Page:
Reasons why Cash is King for Business
The origin of the expression “cash is king” is not clear but it’s a phrase often used during global financial crisis such as the global stock market crash of 1988, the subprime mortgage crisis of 2008 and now the coronavirus pandemic of 2020 which has delivered the fastest, deepest shock to the global economy in history.
A company may have all the revenue in the world, but without the ability to generate cash, it can easily fail; and in times of crisis, holding cash gives business owners and investors more options, and in times of economic uncertainty having this flexibility is crucial.
Here are some other advantages that strong cash flow management brings.
Scaling your business
Your growth plan may call for hiring staff and attracting top talent, developing and deploying new technology, adding equipment and facilities and creating systems to measure and manage results. The ability to realise and release more cash in your business is essential to accelerating growth.
Company Acquisition to Fast Track Growth
One strategy for companies to fast track expansion is to acquire other companies, either within their niche or as a way to branch out into new geographies, customer networks or complimentary products and services.
In acquisitions, buyers usually pay the seller with cold, hard cash. Without the necessary cash, these companies would never have been able to jump on the once-in-a-lifetime opportunity to buy a valuable company. For example, when Microsoft and Salesforce were offering competing bids to acquire LinkedIn in 2016, both contemplated funding a portion of the deal with stock. LinkedIn ultimately negotiated an all-cash deal with Microsoft in June 2016.
Positive Cash Flow
For your company to survive, cash flow is the single most important financial factor.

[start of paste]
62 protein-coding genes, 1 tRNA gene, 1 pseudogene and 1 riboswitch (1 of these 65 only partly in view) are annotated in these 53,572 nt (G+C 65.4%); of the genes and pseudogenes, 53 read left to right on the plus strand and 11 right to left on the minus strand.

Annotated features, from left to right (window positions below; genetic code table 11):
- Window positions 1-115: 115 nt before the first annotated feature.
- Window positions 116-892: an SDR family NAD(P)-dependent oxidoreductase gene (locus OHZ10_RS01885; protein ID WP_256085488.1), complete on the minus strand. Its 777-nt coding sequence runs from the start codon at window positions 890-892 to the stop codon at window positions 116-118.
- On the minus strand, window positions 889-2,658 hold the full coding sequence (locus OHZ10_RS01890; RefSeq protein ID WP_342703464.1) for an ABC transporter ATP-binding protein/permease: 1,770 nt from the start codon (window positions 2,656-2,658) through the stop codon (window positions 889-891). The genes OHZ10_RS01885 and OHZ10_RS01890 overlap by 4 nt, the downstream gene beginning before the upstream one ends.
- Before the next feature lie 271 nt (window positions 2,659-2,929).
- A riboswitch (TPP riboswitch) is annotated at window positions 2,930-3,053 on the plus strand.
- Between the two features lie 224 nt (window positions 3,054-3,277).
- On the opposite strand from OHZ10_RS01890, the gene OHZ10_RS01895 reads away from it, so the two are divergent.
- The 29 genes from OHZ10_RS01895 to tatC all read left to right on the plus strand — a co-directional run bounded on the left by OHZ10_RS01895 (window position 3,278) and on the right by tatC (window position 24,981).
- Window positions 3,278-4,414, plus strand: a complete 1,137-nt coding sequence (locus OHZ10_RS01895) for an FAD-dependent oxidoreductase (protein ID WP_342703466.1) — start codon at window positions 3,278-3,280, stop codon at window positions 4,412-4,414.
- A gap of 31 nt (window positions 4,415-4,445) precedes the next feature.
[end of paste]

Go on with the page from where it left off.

Of course, if a business has just been launched, it may be able to endure negative cash flow in the short-term in hopes of achieving long-term success. But eventually, any company must focus on creating positive cash flow. Without it, a company will not even be able to accomplish the simplest of tasks: paying its monthly expenses.
Capital Expenditure (CapEx) Investments
To grow, a company often will need to acquire, upgrade and maintain physical assets such as property, buildings, industrial plant, technology or equipment. These are typically one-time costs that require significant funds. Without cash on hand, your business may not be able to make these necessary investments and, as a result, may never be able to experience company growth.
Sure, your business can take out a loan, but even a loan will generally require a significant down payment, which will in turn require that your company have access to cash. Loans also come with interest rates that can further eat into your company’s bottom line.
Investor Dividends and Share Repurchase
In today’s record low interest rate environment, dividend paying stocks have played an important role in attracting investors. A company’s willingness and ability to pay steady dividends over time, and its power to increase them, provide positive cues about a company’s management of the fundamentals. As dividends are a form of cash flow to the investor, they are an important reflection of a company’s value.
A share repurchase, or buyback, can boost the value of the stock and improve the financial statements of a company. Companies tend to repurchase shares when they have cash on hand